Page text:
Vijay Nambisan:

The last of the sages

While discussing RK Narayan’s The Guide in the classroom, Dr R Raj Rao of the University of Pune had explained to us the difference between ‘sage’ and ‘saint’. As opposed to the Judeo-Christian connotation of ‘saint’, in India, we use both the words interchangeably, to mean someone who is wise and who has discarded the worldly concerns. However, as Rao explained, in the context of the eventual journey of Raju Guide, there’s is a difference between being a saint and a sage. A ‘saint’ remains tethered to the world in some way. A ‘saint’ needs disciples, followers (as in the case of Raju, after his con becomes a reality for the villagers). A saint needs to make something happen (as Raju needs to make rain). But a ‘sage’ elevates these saintly concerns. A ‘sage’ turns himself into a perfect being, where nothing matters, not even existence (as Narayan implied Raju achieving this at the end of the novel).
As I heard of Vijay Nambisan passing away, I was thinking about this distinction in the context of Nambisan as a poet (people tend to forget that he was also a brilliant essayist, a form largely forgotten today. He also wrote the most original treatise on ‘Language as Ethics’ and looked at a Bihar with a fresh pair of eyes before talking about ‘New Bihar’ became fashionable in the 2000s, in ‘Bihar in the Eye of the Beholder’. He has also translated classical Sanskrit poetry, a language he knew well).
My Face book timeline was flooded with quotes from Nambisan’s poetry. It was an interesting development considering it was Nambisan, the most reluctant of poets. He was one of the key poets of the second generation of the Bombay School of Poetry (if you consider Ezekiel, Kolatkar, Jussawalla, and others as the first generation), a generation which under the influence/tutelage of Dom Moraes, focused more on intellectual rigour rather than the socio-political concern of a changing India of the previous generation.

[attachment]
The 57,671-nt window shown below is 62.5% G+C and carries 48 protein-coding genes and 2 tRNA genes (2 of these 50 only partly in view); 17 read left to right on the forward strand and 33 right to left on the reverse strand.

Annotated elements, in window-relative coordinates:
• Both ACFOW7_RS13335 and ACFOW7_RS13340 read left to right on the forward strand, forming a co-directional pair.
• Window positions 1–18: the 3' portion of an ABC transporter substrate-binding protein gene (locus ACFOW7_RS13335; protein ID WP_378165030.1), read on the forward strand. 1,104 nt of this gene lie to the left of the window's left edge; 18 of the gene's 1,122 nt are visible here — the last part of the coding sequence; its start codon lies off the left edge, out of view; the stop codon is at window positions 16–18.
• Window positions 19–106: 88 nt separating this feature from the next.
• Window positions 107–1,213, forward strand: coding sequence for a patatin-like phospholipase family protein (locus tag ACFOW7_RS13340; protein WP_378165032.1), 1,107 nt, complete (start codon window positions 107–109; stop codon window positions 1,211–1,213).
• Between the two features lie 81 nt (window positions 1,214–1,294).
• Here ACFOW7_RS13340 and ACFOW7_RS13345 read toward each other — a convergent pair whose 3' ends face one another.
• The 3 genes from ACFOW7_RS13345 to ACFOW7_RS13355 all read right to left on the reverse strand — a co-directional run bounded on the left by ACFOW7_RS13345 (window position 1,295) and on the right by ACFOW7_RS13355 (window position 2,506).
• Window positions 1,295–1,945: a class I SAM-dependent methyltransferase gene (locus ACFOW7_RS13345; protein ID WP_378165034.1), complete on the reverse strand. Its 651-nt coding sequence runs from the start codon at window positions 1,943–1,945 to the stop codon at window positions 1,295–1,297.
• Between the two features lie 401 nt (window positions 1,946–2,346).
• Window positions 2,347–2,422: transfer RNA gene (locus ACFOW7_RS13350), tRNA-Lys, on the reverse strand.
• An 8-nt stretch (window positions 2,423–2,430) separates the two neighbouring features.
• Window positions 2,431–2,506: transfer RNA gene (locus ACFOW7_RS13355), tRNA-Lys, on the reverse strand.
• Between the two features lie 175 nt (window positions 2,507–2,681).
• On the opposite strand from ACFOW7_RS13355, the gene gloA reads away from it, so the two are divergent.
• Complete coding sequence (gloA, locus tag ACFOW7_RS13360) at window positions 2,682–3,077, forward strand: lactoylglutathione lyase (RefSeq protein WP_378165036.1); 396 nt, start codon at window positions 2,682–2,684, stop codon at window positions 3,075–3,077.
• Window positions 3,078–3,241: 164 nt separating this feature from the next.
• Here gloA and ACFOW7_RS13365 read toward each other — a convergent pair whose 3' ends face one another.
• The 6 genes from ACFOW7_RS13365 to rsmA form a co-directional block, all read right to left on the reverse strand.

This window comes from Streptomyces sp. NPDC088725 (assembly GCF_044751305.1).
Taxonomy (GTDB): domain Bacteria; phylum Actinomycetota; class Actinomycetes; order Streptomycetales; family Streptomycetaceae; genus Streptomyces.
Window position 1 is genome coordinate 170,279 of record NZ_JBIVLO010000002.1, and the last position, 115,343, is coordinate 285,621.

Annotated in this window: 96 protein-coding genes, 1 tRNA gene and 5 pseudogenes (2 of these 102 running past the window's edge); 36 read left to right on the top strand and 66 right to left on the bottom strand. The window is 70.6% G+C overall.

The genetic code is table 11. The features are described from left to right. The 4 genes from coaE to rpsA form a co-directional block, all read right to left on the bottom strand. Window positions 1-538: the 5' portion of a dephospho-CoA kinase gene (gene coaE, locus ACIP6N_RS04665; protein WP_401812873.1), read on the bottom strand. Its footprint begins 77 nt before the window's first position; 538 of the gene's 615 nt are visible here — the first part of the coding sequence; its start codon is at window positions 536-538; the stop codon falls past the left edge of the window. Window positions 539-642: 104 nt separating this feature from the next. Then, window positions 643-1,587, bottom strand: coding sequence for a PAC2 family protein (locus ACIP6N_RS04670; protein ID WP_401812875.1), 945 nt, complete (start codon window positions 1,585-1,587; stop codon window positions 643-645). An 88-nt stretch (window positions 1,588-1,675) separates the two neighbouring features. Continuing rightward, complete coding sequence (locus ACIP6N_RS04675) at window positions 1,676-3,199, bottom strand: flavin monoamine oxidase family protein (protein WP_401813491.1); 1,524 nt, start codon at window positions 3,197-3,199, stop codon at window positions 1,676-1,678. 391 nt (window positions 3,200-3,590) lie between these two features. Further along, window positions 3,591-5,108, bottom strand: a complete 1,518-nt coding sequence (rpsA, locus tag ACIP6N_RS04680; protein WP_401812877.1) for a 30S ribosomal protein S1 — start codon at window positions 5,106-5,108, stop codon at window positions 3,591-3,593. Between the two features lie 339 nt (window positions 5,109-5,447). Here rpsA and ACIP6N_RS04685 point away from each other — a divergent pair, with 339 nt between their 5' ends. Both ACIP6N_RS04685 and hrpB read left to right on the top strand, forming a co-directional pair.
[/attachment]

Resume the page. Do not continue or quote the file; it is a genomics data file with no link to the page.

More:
Nambisan’s contemporaries, Jeet Thayil, CP Surendran, Ranjit Hoskote, among others, are all established poets today, with several collections to their names, but Nambisan seemed to have lagged behind. His first published book of poems was Genini (a two-poet project published by Dom Moraes; the other poet was Jeet Thayil) in 1992. His second and last, and the only solo collection of poems First Infinities was published in 2015. Simply he did not want to publish a book of poems. He was already well known, since his poem Madras Central won him the first ever All India Poetry Competition award organised by the Poetry Society of India and the British Council in 1988.
He wrote in Madras Central:

To think we have such power to alter our states, 
order comings and goings;
know where we’re not wanted
And carry our unwanted mess somewhere else.

He was an aberration to the norm. He did not need fame and recognition. He would accept it if it came his way, but he wouldn’t crave for it. He did not need the outside to validate his existence. He did not run from the outside either. Largely a private person, he wasn’t a recluse, but a gracious host when the occasion demanded, ever willing to talk poetry, and literature in general, with a witty sense of humour — a great company to spend time with.
This is how I remember him.
I met him and his novelist/doctor wife Kavery when the couple settled in Lonavla in the outskirts of Pune sometime in the 2000s, thanks to my teacher R Raj Rao who knew Vijay from the Bombay poetry days. I don’t remember him as a poet, but as a lover of poetry, who would be the happiest to give me a tour of his personal library, filled with books signed by their authors. He inspired me to collect autographed books. He inspired me to reread one of his favourite poets Robert Graves, including his autobiography ‘Goodbye to All That’.
Most of all, I found him to be the generous and humble man I have ever known. This humility was hardwired into him as a man who is extremely erudite, knew it and did not expect others to be as smart and well read as he was. He was a perfect teacher any student could ever hope for, though teaching was not his thing.